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Valve

Orange Sky

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Orange Sky

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We look back at the most influential games anthology -

And how it's affecting everything from loot boxes to voice acting

  • How GLaDOS changed how we see AI and voice acting.

  • Why Team Fortress 2 is making the whole industry buckets of money.

  • Some of the most gorgeous screenshots and impossible images from video games. 

THANKS TO THE FREE MUSIC ARCHIVE FOR "I've Got Nothing" by RoccoW.

WE USE CLIPS FROM Portal, Portal 2, and Team Fortress 2. We used music from Team Fortress 2, "Seduce Me" by Mike Morasky. We also used "Don't Say Goodbye" by Ellen McClain and John Patrick Lowrie, edited by Harry Callaghan

BUILT TO PLAY IS A PRODUCT OF CJRU IN THE HEART OF DOWNTOWN TORONTO. IT WAS PRODUCED BY ARMAN AGHBALI AND DANIEL ROSEN. 

IF YOU LIKE THE SHOW PLEASE SUBSCRIBE AND RATE US ONLINE. IT HELPS MORE PEOPLE FIND THE SHOW AND GIVES US AN IDEA HOW WE'RE DOING. FEEL FREE TO COMMENT DOWN BELOW.

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Built to Play 56: The Procedural

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Built to Play 56: The Procedural

Back from PAX East, we discuss isolation in space, handcrafted design, and how abandoned buildings can set the mood.

On our trip to Boston we discussed both the fruits and failings of procedural generation. You might risk sacrificing distinct worlds for the illusion of replayability.  But, if successful, you end up with a nuanced environment that makes you want to dive deeper into its world and its mechanics. If you want our opinions in depth, we rant for about 40 minutes on two earlier episodes, however, we did end up talking to a few people about having a world procedurally generated versus handcrafted design and wound up the episode you're hopefully about to hear.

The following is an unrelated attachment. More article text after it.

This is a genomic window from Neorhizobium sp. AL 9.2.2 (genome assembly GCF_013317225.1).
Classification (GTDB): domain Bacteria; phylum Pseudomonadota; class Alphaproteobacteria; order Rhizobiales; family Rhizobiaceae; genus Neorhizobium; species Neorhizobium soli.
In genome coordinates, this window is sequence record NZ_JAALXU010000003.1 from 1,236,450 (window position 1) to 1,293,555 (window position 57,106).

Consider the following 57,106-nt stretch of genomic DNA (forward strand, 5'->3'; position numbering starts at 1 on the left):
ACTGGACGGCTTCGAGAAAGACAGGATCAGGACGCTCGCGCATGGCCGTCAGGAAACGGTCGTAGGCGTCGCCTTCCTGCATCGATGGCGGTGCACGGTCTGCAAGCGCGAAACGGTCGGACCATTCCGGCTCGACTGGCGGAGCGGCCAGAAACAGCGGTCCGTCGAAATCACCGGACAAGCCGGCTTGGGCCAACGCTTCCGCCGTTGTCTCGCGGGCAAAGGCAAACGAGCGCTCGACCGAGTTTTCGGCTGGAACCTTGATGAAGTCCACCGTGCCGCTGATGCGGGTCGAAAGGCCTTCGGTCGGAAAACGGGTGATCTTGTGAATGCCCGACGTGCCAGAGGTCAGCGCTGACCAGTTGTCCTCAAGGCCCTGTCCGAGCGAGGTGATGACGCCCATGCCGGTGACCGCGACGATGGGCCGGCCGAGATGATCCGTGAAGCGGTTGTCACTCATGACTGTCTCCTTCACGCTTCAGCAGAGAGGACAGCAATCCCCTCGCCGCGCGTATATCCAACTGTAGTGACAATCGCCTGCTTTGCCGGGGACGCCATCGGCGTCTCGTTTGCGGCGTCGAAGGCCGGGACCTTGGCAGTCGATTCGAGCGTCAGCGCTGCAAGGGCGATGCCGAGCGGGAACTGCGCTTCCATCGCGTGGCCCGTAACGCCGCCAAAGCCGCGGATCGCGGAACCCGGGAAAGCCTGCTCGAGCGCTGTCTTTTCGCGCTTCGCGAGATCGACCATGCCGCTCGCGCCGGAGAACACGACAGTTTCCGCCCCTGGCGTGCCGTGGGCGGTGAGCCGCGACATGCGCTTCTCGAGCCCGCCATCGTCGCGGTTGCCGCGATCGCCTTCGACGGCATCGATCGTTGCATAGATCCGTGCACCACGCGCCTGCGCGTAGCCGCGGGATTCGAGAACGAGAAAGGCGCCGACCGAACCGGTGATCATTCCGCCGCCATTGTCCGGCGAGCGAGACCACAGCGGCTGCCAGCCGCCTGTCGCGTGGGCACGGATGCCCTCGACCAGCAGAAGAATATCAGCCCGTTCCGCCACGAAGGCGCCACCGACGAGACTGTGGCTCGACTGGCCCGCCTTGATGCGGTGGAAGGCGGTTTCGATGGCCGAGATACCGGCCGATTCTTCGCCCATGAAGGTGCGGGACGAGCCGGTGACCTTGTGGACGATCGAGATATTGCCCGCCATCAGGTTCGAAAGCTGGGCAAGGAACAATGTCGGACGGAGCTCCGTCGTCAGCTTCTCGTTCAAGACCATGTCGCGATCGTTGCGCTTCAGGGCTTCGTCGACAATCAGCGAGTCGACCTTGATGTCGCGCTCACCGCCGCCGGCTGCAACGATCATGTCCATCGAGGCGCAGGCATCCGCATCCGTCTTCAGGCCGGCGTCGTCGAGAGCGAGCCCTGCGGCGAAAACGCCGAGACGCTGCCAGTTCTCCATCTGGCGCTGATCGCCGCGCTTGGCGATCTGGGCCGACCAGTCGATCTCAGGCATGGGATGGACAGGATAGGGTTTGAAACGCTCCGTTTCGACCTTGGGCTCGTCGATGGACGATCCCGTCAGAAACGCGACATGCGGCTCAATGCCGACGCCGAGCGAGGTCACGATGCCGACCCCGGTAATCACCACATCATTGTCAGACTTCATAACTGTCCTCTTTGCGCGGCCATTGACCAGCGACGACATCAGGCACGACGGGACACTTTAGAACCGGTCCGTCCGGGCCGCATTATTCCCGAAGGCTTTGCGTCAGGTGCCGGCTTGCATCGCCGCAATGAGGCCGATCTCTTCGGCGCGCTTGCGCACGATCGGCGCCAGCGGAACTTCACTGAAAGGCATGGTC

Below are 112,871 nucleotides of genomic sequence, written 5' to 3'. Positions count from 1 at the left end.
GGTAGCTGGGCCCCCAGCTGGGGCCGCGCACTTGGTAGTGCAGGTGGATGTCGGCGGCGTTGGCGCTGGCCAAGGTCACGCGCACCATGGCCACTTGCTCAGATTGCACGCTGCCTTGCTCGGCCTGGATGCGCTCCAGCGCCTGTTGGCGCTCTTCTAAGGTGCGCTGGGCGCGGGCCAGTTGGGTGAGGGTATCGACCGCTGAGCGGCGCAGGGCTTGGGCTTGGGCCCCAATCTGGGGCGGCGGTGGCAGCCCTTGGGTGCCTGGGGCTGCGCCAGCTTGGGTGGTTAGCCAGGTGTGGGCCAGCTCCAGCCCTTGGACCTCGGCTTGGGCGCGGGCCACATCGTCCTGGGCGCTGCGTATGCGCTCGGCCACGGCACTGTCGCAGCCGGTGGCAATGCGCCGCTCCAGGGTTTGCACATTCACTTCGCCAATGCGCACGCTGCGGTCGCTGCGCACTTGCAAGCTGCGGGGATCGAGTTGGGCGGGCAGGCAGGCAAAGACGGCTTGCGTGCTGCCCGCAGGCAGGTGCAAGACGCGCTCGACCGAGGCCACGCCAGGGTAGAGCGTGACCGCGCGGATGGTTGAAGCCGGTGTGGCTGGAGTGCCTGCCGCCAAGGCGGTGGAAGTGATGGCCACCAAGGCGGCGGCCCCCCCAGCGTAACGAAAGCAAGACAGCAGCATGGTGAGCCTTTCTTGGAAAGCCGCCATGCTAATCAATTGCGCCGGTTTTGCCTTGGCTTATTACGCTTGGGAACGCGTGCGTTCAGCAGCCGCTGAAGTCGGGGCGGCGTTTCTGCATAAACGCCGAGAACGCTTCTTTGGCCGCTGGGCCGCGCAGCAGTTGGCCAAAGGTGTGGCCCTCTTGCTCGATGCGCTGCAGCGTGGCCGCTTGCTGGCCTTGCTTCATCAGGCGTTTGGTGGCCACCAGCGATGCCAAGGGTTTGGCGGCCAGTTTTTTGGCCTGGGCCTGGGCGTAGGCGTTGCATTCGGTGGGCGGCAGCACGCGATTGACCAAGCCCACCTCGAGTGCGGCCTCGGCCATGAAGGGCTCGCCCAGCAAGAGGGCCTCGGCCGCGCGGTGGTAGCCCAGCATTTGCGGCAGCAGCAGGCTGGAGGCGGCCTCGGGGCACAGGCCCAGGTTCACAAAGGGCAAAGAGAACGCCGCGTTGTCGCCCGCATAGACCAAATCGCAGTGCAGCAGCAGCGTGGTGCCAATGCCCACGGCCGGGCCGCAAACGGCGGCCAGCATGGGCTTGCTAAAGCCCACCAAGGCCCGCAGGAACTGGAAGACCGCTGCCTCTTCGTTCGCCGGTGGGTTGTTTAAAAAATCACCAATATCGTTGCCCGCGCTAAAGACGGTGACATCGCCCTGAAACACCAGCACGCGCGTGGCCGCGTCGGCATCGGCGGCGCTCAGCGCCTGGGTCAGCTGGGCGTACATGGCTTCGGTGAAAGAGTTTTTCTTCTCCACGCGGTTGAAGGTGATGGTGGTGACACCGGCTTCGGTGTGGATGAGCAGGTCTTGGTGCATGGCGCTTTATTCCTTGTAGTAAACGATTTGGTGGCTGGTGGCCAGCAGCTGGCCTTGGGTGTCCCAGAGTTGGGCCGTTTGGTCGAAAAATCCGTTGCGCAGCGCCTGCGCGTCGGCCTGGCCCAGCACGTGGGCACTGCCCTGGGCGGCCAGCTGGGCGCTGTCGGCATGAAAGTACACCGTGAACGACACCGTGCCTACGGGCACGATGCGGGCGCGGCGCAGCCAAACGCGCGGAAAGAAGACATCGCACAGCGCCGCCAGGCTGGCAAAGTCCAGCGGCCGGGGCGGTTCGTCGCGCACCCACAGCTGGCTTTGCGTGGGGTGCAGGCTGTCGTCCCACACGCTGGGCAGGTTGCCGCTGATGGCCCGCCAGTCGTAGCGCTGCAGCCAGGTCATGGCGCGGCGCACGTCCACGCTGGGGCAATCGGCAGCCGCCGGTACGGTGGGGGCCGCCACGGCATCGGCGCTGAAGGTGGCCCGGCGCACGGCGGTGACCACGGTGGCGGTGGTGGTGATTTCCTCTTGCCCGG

Procedural generation, by the way, is a fancy way of saying that there's a bank of possible design elements that the game places at random. That can be story, levels, enemies, artificial intelligence or animation. The process isn't truly random, otherwise the game would be an incomprehensible mess. Usually there's a sophisticated algorithm behind the scenes that builds the game, providing it with rules for how the game should look. If done well, the randomized element should feel distinct without being too alien.

The most common expression of procedural generation can be seen in the roguelike, which generally randomizes its levels and makes you restart the game each time you play. Though, it's hardly the only kind of game to use that process. In this episode, we'll discuss one or two of those special cases that got the process right, while espousing some of the benefits of handcrafted design.

On episode 56 of Built to Play you'll hear the following segments:

  • Tom Jubert, narrative designer of FTL: Faster than Lighttalks about writing a world that feel infinite, and how not to break that illusion. (0:25 - 11:20)
  • In the news, Game Freak leaves the nest, virtual reality goes wild,  the PlayStation 4 lands in China, and the end is nigh, because there are no games coming out in November. (11:20 - 34:00)